Smith's Criminal Case Compendium

Smith's Criminal Case Compendium


This compendium includes significant criminal cases by the U.S. Supreme Court & N.C. appellate courts, Nov. 2008 – Present. Selected 4th Circuit cases also are included.

Jessica Smith prepared case summaries Nov. 2008-June 4, 2019; later summaries are prepared by other School staff.


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E.g., 06/27/2024
E.g., 06/27/2024

In this drug case, the trial court did not err by admitting a forensic laboratory report after the defendant stipulated to its admission. The defendant argued that the trial court erred by failing to engage in a colloquy with her to ensure that she personally waived her sixth amendment right to confront the analyst whose testimony otherwise would be necessary to admit the report. State v. Perez, __ N.C. App. __, __, 817 S.E.2d 612, 615 (2018), establishes that a waiver of Confrontation Clause rights does not require the type of colloquy required to waive the right to counsel or to enter a guilty plea. In that case, the defendant argued that the trial court erred by allowing him to stipulate to the admission of forensic laboratory reports without engaging in a colloquy to ensure that he understood the consequences of that decision. The court rejected that argument, declining the defendant’s request to impose on trial courts an obligation to personally address a defendant whose attorney seeks to waive any of his constitutional rights through a stipulation. In Perez, the court noted that if the defendant did not understand the implications of the stipulation, his recourse is a motion for appropriate relief asserting ineffective assistance of counsel. The court rejected the defendant’s attempt to distinguish Perez on grounds that it involved a written stipulation personally signed by the defendant, while this case involves defense counsel’s oral stipulation made in the defendant’s presence. The court found this a “distinction without a difference.” Here, the stipulation did not amount to an admission of guilt and thus was not the equivalent of a guilty plea. The court continued:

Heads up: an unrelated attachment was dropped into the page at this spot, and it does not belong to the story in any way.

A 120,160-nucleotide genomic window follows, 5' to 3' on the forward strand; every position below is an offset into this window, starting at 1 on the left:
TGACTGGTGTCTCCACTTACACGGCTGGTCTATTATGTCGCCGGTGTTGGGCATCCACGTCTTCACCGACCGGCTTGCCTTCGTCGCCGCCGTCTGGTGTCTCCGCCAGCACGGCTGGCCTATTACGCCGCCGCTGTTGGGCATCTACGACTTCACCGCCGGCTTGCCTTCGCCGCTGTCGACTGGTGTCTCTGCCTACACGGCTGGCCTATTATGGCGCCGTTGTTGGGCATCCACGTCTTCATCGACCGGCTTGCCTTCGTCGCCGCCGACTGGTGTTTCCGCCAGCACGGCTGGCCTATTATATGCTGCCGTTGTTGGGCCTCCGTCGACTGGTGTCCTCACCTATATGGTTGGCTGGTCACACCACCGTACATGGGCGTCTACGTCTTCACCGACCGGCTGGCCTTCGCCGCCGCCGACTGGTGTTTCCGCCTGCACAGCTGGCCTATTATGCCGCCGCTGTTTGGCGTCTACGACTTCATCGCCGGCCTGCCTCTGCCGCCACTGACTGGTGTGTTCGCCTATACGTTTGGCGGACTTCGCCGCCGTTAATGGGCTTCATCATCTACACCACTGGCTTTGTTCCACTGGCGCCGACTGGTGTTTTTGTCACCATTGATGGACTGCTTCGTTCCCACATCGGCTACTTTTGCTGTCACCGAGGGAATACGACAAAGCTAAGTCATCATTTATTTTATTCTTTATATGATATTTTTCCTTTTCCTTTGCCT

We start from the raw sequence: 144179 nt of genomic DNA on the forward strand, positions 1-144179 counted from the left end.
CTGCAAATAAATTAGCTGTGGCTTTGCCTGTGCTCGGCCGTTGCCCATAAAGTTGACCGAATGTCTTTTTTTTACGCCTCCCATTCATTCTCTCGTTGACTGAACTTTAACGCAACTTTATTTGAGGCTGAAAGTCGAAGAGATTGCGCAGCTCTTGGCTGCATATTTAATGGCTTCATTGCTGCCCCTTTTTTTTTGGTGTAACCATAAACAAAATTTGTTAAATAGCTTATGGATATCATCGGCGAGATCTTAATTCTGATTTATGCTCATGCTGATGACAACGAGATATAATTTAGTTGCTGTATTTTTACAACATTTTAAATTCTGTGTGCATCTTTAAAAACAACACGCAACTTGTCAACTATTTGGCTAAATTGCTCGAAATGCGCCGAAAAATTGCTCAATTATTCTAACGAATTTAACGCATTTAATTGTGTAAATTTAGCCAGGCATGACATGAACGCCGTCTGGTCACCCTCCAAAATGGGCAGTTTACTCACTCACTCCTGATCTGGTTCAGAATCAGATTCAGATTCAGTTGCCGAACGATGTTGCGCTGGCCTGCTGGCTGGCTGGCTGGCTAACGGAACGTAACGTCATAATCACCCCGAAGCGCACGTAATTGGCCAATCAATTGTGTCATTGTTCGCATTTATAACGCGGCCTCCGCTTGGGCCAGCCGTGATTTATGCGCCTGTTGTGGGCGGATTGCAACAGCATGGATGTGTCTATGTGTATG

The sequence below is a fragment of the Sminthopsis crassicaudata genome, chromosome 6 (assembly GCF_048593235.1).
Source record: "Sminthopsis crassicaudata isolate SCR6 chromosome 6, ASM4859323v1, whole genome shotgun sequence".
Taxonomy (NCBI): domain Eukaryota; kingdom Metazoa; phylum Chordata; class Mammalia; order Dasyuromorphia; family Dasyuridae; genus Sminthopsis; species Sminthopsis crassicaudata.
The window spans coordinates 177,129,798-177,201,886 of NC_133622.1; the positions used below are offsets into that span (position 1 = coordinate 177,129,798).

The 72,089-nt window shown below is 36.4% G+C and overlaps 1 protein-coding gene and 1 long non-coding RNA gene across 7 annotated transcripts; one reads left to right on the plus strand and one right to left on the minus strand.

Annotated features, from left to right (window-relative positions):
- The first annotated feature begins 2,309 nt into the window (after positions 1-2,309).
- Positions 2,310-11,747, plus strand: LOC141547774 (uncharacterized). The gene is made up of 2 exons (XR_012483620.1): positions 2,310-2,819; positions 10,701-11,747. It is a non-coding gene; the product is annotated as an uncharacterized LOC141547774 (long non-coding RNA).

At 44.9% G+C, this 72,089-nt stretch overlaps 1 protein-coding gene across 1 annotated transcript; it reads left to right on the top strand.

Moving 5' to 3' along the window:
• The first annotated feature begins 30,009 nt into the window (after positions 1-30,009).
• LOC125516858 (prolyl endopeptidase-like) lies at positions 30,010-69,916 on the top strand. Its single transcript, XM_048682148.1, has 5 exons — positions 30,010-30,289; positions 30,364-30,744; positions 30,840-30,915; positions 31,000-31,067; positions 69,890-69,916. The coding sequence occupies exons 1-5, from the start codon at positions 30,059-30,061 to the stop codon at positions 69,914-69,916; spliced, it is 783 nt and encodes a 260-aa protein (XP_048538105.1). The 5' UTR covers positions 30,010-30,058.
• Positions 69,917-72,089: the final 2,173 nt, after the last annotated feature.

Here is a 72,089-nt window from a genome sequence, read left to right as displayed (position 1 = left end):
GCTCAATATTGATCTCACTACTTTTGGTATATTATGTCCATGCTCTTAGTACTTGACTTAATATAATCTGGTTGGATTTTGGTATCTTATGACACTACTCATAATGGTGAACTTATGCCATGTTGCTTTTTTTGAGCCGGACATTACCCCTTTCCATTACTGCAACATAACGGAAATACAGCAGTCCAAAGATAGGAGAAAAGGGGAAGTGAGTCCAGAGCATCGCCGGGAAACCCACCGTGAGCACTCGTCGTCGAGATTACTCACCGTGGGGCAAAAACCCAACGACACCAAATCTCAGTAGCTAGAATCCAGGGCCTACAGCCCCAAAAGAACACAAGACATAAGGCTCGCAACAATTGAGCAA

[W]e . . . decline to impose on the trial courts a categorical obligation “to personally address a defendant” whose counsel stipulates to admission of a forensic report and corresponding waiver of Confrontation Clause rights. That advice is part of the role of the defendant’s counsel. The trial court’s obligation to engage in a separate, on-the-record colloquy is triggered only when the stipulation “has the same practical effect as a guilty plea.”

State v. Huey, 204 N.C. App. 513 (June 15, 2010)

The defendant moved to suppress on grounds that an officer stopped him without reasonable suspicion. At a hearing on the suppression motion, the State stipulated that the officer knew, at the time of the stop, that the robbery suspects the officer was looking for were approximately 18 years old. The defendant was 51 years old. However, at the hearing, the officer gave testimony contradicting this stipulation and indicating that he did not learn of the suspects’ age until after he had arrested the defendant. The court concluded that the stipulation was binding on the State, even though the defendant made no objection when the officer testified.

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